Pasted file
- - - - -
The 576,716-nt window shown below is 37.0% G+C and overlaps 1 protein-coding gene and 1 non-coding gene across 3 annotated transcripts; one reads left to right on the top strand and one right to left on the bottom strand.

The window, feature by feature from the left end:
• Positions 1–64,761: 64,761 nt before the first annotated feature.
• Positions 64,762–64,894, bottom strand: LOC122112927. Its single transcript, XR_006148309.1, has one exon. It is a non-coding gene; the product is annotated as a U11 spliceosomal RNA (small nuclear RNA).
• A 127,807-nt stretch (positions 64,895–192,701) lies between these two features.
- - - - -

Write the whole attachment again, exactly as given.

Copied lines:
The 576,716-nt window shown below is 37.0% G+C and overlaps 1 protein-coding gene and 1 non-coding gene across 3 annotated transcripts; one reads left to right on the top strand and one right to left on the bottom strand.

The window, feature by feature from the left end:
• Positions 1–64,761: 64,761 nt before the first annotated feature.
• Positions 64,762–64,894, bottom strand: LOC122112927. Its single transcript, XR_006148309.1, has one exon. It is a non-coding gene; the product is annotated as a U11 spliceosomal RNA (small nuclear RNA).
• A 127,807-nt stretch (positions 64,895–192,701) lies between these two features.